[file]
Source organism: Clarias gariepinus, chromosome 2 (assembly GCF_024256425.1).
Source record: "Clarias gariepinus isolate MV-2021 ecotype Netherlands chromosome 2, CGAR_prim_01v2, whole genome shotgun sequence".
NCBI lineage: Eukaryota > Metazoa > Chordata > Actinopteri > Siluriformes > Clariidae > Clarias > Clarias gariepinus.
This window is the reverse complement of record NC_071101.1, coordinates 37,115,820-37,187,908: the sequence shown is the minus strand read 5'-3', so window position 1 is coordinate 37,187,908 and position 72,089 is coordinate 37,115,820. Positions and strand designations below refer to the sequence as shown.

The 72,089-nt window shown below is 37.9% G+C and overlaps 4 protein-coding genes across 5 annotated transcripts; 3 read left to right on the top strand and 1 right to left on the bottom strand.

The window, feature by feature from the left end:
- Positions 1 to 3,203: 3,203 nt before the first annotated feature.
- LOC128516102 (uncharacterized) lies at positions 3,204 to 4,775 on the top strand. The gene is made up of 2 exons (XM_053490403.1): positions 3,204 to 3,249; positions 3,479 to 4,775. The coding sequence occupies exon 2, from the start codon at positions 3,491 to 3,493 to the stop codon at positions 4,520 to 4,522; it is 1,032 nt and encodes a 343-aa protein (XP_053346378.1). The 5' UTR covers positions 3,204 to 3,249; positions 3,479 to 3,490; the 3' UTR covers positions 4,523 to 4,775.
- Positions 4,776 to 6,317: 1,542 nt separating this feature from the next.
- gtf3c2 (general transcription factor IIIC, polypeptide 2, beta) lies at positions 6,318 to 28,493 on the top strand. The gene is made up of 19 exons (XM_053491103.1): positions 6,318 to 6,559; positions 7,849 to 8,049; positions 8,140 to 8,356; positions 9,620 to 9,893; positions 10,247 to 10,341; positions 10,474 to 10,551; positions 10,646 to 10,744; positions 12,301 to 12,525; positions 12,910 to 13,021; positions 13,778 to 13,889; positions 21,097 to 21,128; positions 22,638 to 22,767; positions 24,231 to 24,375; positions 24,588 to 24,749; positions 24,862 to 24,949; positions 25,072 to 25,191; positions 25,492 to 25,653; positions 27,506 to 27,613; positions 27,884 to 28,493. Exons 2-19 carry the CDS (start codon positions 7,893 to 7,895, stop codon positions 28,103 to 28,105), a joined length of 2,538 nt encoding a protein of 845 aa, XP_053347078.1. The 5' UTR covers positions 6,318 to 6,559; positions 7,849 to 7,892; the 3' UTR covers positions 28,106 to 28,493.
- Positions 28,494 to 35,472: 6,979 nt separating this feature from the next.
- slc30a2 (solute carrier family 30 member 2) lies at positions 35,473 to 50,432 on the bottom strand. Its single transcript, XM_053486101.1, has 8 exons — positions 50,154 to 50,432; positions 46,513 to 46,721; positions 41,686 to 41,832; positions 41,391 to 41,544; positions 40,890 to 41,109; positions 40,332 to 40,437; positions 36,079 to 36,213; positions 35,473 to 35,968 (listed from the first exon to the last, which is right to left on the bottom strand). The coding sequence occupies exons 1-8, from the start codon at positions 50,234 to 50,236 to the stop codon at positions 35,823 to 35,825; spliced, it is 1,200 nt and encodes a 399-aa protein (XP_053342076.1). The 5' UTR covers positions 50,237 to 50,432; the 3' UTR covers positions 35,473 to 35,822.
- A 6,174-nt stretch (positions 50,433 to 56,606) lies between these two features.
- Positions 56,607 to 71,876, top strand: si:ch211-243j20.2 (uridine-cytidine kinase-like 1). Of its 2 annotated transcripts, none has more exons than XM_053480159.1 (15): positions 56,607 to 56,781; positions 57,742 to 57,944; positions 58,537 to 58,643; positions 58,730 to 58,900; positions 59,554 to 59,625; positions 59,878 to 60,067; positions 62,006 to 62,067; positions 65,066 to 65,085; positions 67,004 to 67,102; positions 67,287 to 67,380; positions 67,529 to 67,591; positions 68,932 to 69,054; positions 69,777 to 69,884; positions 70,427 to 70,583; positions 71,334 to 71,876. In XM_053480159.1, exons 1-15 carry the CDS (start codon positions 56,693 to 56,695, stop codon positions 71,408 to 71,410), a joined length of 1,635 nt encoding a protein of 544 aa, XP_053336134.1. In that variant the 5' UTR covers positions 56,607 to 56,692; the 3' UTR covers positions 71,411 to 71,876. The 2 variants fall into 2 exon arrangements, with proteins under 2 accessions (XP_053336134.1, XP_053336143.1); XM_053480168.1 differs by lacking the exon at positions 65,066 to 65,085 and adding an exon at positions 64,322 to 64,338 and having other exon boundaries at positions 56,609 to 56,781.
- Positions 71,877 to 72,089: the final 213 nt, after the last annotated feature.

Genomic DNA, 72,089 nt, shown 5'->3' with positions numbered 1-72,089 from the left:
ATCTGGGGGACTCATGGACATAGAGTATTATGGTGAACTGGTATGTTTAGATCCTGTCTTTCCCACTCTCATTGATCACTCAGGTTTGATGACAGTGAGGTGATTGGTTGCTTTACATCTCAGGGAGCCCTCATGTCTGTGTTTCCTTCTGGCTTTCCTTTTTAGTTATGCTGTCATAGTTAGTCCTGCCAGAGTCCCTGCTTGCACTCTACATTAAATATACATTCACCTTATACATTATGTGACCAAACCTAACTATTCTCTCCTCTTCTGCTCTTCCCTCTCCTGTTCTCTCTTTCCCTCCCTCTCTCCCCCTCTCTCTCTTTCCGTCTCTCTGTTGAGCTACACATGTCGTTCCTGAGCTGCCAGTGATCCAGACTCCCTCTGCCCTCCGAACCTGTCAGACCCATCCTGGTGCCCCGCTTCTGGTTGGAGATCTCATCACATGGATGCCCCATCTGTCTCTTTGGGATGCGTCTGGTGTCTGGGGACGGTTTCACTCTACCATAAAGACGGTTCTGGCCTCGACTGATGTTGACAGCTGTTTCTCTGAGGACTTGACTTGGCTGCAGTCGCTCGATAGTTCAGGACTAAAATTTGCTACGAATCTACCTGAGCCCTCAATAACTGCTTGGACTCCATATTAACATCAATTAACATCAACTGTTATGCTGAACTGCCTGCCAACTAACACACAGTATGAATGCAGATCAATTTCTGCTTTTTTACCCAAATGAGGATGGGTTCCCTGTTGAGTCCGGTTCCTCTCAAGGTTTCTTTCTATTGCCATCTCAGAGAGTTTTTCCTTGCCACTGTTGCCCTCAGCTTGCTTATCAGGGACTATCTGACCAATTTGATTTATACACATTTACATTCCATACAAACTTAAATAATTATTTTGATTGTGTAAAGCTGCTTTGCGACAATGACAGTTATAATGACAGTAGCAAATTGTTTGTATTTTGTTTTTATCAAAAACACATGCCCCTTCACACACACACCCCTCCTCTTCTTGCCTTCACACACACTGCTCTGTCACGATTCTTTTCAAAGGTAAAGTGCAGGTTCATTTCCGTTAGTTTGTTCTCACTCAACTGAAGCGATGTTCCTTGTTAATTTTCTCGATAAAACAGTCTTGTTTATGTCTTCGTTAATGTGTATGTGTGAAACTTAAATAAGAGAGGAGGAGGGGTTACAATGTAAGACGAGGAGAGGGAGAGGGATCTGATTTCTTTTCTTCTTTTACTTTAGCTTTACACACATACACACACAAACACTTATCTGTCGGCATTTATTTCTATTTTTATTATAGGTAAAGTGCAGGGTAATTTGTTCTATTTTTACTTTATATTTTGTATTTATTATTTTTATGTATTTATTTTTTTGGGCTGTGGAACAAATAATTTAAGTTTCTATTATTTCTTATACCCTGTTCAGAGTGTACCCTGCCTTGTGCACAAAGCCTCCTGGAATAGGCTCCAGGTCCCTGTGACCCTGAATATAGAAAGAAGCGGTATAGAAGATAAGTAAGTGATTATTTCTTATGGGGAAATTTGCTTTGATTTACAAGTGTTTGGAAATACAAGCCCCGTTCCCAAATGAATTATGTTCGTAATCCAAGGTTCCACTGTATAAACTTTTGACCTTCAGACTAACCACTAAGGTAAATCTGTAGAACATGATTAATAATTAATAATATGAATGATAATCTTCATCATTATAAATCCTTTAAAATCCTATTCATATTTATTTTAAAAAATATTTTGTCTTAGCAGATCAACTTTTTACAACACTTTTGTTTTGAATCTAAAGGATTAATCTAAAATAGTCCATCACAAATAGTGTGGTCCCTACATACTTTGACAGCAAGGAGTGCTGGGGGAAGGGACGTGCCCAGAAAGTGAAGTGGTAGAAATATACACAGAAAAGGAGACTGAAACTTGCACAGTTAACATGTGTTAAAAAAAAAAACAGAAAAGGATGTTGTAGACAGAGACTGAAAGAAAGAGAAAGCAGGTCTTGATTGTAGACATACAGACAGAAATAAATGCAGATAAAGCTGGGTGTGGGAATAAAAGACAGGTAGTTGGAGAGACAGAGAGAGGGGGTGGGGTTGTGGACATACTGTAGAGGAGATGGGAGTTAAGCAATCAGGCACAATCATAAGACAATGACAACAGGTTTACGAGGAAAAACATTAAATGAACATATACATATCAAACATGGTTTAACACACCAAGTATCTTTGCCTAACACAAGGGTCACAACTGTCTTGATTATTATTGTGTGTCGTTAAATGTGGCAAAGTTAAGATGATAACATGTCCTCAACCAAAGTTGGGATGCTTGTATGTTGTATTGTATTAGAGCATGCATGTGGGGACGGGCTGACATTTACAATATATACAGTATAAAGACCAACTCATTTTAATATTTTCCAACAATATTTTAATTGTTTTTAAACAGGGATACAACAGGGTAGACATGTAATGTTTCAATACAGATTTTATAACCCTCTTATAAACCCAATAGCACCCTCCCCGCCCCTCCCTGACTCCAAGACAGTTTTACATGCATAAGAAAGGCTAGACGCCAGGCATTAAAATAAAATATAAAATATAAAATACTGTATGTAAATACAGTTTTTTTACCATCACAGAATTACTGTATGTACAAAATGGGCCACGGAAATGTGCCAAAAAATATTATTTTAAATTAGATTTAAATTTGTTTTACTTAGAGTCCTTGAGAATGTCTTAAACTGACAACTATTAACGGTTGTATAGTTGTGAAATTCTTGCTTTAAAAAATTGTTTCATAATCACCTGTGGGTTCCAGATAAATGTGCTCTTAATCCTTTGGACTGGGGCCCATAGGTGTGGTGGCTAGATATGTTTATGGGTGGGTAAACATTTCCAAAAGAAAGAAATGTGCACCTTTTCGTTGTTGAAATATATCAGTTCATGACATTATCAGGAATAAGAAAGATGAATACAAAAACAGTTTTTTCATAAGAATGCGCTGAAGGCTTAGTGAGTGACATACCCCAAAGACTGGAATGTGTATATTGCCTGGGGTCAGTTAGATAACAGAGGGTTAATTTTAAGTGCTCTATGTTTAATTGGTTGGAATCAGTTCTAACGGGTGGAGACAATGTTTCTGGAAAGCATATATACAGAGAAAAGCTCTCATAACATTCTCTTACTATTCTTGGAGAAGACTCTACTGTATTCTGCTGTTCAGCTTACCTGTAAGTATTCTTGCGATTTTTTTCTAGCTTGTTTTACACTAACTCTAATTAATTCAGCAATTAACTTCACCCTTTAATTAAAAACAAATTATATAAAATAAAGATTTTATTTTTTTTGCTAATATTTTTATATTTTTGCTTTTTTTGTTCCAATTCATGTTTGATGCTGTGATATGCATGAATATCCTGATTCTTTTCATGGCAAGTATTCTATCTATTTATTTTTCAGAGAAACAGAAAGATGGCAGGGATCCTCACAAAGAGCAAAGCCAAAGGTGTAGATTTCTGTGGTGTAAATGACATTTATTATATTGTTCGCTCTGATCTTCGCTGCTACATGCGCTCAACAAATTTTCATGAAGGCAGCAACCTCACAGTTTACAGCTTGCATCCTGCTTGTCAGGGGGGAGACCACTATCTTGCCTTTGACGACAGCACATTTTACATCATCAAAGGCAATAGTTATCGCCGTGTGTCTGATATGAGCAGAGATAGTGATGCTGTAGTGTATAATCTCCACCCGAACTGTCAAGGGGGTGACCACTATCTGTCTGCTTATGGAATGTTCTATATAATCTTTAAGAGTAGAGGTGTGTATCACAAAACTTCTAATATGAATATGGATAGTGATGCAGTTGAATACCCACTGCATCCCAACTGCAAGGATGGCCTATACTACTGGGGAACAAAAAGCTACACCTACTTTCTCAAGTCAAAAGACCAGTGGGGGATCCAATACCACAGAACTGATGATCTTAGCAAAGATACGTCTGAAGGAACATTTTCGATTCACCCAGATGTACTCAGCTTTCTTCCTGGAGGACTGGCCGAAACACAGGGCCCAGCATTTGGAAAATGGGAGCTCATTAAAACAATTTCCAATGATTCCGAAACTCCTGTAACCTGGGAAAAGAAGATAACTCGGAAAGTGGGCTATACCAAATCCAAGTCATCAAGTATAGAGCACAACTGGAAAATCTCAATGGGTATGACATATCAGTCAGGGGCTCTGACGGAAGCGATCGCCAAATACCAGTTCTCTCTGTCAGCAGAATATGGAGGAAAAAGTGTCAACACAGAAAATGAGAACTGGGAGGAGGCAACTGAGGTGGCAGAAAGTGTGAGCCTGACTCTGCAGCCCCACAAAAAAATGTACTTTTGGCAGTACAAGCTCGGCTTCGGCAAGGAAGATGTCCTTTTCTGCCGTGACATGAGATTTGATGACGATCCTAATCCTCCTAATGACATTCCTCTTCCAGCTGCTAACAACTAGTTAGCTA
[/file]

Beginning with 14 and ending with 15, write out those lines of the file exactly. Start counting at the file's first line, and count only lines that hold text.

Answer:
- Positions 56,607 to 71,876, top strand: si:ch211-243j20.2 (uridine-cytidine kinase-like 1). Of its 2 annotated transcripts, none has more exons than XM_053480159.1 (15): positions 56,607 to 56,781; positions 57,742 to 57,944; positions 58,537 to 58,643; positions 58,730 to 58,900; positions 59,554 to 59,625; positions 59,878 to 60,067; positions 62,006 to 62,067; positions 65,066 to 65,085; positions 67,004 to 67,102; positions 67,287 to 67,380; positions 67,529 to 67,591; positions 68,932 to 69,054; positions 69,777 to 69,884; positions 70,427 to 70,583; positions 71,334 to 71,876. In XM_053480159.1, exons 1-15 carry the CDS (start codon positions 56,693 to 56,695, stop codon positions 71,408 to 71,410), a joined length of 1,635 nt encoding a protein of 544 aa, XP_053336134.1. In that variant the 5' UTR covers positions 56,607 to 56,692; the 3' UTR covers positions 71,411 to 71,876. The 2 variants fall into 2 exon arrangements, with proteins under 2 accessions (XP_053336134.1, XP_053336143.1); XM_053480168.1 differs by lacking the exon at positions 65,066 to 65,085 and adding an exon at positions 64,322 to 64,338 and having other exon boundaries at positions 56,609 to 56,781.
- Positions 71,877 to 72,089: the final 213 nt, after the last annotated feature.